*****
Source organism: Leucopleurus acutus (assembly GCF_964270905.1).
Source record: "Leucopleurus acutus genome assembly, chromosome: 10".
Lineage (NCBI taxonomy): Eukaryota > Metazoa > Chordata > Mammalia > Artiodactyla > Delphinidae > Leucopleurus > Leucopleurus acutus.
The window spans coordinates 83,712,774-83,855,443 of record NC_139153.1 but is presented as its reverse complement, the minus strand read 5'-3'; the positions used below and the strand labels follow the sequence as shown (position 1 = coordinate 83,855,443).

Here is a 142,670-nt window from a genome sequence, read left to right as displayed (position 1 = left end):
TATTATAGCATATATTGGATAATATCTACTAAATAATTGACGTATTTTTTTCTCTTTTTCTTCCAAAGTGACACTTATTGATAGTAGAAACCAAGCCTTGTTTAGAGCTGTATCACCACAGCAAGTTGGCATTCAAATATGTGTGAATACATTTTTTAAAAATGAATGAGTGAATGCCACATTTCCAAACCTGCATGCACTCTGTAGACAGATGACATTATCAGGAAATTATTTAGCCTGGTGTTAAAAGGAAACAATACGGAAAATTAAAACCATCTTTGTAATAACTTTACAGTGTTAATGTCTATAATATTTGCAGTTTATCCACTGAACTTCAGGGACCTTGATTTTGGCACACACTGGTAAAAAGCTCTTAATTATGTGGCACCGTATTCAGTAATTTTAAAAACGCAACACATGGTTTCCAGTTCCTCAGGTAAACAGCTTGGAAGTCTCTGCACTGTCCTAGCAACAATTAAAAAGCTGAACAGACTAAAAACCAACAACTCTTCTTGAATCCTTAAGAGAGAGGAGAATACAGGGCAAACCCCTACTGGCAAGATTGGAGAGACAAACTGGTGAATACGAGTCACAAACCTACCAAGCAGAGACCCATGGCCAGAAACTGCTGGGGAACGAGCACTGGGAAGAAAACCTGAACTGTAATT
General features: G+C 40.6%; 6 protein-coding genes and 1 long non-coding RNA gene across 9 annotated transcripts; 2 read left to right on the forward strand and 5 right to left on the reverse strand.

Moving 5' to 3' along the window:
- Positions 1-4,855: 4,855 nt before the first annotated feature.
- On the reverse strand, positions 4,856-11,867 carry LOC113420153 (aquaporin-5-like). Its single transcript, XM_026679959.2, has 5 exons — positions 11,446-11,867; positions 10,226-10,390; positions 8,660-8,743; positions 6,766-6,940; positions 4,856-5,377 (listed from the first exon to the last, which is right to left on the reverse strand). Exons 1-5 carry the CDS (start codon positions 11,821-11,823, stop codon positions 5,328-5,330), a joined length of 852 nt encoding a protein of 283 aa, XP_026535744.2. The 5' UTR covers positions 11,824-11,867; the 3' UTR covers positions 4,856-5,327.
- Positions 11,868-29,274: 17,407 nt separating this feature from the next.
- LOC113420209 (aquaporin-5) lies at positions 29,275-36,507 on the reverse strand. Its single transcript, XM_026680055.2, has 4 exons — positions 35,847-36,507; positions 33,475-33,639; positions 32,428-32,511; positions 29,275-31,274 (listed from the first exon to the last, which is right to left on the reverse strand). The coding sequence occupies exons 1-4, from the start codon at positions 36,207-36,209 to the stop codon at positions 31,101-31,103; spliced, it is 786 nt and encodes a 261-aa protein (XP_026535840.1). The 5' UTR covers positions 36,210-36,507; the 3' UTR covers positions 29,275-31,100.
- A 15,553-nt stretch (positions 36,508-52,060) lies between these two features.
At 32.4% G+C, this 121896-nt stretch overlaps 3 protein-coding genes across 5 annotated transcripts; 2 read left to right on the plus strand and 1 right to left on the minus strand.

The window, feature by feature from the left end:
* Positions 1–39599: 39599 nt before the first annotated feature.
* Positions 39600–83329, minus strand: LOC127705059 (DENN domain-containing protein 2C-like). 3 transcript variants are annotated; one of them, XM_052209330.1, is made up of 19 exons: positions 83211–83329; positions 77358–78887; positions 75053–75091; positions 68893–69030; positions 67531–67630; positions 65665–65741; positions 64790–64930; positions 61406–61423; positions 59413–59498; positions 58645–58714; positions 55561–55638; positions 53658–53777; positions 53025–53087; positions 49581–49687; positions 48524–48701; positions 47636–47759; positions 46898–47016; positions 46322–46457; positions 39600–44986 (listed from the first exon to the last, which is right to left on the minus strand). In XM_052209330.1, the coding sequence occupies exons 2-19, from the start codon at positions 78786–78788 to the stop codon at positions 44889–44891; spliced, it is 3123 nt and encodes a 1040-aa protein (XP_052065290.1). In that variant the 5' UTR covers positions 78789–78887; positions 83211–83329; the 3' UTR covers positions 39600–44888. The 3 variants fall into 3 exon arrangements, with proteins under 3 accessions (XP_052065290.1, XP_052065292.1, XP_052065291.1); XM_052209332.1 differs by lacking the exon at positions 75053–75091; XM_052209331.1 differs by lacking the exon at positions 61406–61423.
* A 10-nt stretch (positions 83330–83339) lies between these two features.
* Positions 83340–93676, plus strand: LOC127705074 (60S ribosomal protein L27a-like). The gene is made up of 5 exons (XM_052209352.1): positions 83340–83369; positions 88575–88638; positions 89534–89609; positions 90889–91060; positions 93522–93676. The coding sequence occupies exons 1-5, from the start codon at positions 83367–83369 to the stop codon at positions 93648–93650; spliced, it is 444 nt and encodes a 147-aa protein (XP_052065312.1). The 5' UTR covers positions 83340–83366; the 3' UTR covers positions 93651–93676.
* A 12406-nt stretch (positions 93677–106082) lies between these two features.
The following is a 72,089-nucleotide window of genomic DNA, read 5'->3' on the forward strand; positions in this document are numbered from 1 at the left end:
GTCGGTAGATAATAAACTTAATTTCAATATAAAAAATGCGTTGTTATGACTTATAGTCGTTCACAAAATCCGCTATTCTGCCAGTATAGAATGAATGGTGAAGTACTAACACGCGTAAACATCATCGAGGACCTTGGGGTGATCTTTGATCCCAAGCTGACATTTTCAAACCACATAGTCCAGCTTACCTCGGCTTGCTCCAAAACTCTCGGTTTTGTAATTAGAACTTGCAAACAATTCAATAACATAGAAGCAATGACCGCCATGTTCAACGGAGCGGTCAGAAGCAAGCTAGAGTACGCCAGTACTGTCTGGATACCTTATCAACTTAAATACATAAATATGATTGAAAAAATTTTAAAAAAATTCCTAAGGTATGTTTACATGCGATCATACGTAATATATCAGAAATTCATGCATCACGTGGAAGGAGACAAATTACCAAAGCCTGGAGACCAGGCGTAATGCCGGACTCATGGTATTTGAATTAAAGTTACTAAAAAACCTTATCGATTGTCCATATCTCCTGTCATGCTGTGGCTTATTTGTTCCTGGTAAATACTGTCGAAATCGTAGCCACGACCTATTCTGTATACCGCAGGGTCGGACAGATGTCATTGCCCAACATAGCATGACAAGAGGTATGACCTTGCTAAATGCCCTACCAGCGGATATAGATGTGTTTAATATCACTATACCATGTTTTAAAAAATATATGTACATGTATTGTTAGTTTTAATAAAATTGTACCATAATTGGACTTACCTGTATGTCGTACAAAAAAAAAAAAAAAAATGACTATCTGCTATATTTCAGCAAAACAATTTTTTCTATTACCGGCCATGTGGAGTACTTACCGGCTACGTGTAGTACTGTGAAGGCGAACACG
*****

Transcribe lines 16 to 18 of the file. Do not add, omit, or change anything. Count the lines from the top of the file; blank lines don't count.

* Positions 1–39599: 39599 nt before the first annotated feature.
* Positions 39600–83329, minus strand: LOC127705059 (DENN domain-containing protein 2C-like). 3 transcript variants are annotated; one of them, XM_052209330.1, is made up of 19 exons: positions 83211–83329; positions 77358–78887; positions 75053–75091; positions 68893–69030; positions 67531–67630; positions 65665–65741; positions 64790–64930; positions 61406–61423; positions 59413–59498; positions 58645–58714; positions 55561–55638; positions 53658–53777; positions 53025–53087; positions 49581–49687; positions 48524–48701; positions 47636–47759; positions 46898–47016; positions 46322–46457; positions 39600–44986 (listed from the first exon to the last, which is right to left on the minus strand). In XM_052209330.1, the coding sequence occupies exons 2-19, from the start codon at positions 78786–78788 to the stop codon at positions 44889–44891; spliced, it is 3123 nt and encodes a 1040-aa protein (XP_052065290.1). In that variant the 5' UTR covers positions 78789–78887; positions 83211–83329; the 3' UTR covers positions 39600–44888. The 3 variants fall into 3 exon arrangements, with proteins under 3 accessions (XP_052065290.1, XP_052065292.1, XP_052065291.1); XM_052209332.1 differs by lacking the exon at positions 75053–75091; XM_052209331.1 differs by lacking the exon at positions 61406–61423.
* A 10-nt stretch (positions 83330–83339) lies between these two features.